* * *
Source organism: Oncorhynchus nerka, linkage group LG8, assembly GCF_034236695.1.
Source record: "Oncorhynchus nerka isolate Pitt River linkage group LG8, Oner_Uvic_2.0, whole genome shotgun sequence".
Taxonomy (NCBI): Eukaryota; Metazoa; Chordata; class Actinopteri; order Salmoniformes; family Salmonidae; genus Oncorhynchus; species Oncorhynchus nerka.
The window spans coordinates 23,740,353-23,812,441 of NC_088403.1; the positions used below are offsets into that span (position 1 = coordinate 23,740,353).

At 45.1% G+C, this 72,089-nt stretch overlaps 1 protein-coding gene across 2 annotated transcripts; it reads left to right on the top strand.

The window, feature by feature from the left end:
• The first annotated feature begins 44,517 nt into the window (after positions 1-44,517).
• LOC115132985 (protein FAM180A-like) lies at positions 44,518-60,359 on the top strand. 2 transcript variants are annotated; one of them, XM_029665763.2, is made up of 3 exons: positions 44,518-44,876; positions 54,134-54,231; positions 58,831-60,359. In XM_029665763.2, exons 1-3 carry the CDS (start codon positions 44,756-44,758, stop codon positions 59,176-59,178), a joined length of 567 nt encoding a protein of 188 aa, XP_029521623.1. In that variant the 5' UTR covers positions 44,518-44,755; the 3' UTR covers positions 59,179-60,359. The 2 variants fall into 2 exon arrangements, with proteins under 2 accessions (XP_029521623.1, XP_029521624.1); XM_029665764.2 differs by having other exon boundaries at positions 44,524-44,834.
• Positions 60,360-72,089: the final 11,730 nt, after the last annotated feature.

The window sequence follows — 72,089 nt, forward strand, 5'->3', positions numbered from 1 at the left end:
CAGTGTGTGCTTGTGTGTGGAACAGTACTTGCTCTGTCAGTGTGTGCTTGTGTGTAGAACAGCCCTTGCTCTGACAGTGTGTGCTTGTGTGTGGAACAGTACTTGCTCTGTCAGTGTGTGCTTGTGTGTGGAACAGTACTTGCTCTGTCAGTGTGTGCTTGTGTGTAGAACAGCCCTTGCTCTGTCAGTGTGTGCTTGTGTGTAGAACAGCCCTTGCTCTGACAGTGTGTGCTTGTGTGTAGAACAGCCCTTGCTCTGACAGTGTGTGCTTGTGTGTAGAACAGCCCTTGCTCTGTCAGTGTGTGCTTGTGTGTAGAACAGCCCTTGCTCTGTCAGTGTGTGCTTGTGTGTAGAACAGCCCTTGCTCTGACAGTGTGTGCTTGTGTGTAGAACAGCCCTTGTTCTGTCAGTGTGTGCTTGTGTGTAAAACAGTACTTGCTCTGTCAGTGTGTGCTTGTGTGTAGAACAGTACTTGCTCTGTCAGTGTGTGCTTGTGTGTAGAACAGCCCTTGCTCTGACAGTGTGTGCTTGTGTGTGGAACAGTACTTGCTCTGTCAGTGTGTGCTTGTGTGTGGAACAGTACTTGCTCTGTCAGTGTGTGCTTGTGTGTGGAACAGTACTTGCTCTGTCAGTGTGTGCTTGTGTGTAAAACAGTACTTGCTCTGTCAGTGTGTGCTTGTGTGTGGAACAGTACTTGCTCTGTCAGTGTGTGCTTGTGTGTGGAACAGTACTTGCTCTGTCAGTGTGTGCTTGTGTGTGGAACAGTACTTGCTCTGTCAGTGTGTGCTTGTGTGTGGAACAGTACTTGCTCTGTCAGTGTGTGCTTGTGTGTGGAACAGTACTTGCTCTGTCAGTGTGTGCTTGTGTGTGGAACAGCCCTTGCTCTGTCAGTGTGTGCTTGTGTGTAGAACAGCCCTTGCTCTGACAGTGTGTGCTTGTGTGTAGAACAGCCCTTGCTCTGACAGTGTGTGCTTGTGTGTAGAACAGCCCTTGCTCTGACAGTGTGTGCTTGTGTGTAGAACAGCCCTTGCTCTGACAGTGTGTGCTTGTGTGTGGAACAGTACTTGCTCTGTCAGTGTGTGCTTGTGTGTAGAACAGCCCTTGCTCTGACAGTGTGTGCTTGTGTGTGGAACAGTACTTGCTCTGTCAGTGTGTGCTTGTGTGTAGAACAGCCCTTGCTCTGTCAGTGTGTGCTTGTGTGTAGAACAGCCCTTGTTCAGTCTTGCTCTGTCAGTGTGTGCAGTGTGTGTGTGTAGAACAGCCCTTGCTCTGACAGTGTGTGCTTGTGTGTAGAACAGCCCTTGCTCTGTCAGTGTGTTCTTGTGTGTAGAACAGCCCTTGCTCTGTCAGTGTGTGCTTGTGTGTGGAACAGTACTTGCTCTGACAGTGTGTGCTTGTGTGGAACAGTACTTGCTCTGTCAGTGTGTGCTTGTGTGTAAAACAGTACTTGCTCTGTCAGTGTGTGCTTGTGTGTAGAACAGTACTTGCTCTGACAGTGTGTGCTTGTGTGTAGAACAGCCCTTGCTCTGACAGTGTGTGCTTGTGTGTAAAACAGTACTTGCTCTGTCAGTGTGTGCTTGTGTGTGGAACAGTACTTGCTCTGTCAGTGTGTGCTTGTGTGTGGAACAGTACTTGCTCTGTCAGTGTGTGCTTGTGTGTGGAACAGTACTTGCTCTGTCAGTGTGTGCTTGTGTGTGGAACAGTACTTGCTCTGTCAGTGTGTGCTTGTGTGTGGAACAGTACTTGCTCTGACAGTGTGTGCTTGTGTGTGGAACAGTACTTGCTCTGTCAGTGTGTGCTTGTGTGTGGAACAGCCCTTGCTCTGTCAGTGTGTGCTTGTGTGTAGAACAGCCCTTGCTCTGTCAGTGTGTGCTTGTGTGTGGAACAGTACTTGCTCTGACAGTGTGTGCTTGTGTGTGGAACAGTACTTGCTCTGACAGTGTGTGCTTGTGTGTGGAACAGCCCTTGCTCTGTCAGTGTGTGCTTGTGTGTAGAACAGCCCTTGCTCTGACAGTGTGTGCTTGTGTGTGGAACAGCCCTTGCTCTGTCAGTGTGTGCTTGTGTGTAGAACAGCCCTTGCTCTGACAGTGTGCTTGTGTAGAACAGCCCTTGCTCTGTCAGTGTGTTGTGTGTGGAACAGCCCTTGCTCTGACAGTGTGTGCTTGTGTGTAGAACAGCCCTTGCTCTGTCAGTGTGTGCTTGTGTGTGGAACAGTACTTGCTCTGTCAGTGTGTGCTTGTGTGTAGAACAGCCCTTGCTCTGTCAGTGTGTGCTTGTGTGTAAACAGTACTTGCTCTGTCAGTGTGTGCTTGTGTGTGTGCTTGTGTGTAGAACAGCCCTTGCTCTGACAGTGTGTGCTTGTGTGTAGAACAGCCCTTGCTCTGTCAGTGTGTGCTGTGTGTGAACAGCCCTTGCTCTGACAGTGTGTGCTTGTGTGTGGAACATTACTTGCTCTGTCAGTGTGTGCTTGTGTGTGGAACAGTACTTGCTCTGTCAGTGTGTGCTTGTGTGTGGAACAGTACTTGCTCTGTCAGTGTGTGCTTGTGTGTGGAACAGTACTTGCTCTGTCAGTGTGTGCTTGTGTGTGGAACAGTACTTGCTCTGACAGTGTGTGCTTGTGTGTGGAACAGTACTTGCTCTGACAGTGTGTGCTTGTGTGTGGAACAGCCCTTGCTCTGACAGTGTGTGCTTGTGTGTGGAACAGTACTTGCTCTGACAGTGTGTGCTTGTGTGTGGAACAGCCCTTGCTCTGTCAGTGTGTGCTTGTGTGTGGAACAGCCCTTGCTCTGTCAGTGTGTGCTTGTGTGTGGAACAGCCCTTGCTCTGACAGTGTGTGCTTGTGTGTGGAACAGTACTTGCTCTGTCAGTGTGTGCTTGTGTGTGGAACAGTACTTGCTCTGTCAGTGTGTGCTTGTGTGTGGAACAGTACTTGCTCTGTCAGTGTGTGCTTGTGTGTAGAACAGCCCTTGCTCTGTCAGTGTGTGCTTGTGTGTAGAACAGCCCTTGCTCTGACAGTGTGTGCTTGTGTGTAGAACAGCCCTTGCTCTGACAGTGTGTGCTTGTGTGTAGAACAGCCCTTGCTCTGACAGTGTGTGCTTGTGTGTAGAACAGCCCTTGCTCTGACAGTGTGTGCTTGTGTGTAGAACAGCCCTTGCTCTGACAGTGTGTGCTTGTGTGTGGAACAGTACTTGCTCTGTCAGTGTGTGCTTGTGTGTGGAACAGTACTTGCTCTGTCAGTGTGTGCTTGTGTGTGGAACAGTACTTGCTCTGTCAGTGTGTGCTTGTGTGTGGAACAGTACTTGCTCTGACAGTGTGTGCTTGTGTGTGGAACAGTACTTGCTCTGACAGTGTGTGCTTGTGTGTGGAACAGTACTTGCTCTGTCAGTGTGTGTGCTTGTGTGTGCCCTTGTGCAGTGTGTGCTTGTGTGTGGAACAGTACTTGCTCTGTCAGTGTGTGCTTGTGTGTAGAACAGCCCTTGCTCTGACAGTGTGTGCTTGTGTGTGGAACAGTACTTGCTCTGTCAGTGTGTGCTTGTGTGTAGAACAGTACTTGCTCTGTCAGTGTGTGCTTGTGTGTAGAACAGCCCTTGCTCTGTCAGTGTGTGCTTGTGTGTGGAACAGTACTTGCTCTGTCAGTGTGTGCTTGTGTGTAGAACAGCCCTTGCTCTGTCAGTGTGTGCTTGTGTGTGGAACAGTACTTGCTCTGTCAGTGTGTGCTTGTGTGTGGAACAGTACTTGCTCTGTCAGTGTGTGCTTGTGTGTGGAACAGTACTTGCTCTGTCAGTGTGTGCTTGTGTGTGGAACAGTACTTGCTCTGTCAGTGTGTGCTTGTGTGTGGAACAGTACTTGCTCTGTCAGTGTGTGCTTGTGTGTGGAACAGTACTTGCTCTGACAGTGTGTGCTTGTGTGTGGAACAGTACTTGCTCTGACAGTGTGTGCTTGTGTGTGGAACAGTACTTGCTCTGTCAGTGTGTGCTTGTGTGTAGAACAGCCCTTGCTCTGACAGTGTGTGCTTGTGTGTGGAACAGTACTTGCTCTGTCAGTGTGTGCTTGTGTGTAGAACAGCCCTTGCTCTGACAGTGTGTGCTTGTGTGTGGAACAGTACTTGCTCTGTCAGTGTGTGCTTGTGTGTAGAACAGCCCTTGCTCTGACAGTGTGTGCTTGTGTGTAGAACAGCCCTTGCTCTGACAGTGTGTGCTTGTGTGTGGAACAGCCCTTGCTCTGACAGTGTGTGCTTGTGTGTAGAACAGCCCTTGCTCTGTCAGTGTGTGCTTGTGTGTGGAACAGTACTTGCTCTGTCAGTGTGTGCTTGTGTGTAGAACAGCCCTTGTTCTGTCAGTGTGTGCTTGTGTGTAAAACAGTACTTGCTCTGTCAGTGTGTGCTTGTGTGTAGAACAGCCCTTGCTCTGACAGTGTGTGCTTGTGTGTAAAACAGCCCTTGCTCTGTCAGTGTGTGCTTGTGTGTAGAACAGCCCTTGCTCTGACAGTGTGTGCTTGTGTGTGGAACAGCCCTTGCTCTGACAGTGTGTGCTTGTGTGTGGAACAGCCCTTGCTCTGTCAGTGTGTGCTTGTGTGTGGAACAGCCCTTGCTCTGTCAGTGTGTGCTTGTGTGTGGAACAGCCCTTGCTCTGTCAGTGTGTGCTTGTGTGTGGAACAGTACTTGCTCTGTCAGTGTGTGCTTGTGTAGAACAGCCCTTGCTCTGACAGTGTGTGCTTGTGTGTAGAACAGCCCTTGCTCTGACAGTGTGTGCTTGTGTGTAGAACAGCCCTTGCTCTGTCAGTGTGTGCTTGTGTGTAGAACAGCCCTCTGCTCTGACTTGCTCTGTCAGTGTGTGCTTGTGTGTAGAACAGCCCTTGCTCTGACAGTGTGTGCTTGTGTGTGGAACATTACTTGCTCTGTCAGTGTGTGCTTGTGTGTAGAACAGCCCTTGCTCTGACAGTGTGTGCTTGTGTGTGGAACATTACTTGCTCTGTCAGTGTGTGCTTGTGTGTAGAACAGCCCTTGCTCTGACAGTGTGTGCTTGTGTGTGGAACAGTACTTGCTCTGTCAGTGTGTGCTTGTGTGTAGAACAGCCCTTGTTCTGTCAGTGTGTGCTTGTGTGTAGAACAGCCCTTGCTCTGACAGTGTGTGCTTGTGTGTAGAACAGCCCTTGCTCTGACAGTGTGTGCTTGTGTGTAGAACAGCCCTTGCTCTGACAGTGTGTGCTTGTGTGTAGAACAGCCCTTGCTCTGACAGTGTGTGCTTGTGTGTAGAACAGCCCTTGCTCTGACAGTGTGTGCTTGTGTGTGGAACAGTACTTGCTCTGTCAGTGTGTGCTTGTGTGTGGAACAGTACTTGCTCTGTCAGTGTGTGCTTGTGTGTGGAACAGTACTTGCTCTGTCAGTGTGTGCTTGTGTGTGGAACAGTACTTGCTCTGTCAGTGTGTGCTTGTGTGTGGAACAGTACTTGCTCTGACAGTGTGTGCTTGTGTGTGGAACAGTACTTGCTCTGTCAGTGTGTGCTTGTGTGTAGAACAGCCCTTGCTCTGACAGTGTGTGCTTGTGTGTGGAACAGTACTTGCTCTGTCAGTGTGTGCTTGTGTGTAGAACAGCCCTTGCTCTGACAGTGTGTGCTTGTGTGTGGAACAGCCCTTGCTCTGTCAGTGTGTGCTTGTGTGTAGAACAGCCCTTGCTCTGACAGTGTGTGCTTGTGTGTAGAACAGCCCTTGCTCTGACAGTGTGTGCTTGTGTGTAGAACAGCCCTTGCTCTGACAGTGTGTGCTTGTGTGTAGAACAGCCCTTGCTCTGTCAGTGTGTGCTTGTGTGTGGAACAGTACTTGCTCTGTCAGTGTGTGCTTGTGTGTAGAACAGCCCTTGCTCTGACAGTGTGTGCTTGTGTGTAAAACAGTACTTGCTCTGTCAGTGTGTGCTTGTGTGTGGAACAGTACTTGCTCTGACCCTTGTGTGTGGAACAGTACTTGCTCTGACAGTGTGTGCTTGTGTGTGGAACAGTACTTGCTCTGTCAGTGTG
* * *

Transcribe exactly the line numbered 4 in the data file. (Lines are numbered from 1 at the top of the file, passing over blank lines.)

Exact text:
The window spans coordinates 23,740,353-23,812,441 of NC_088403.1; the positions used below are offsets into that span (position 1 = coordinate 23,740,353).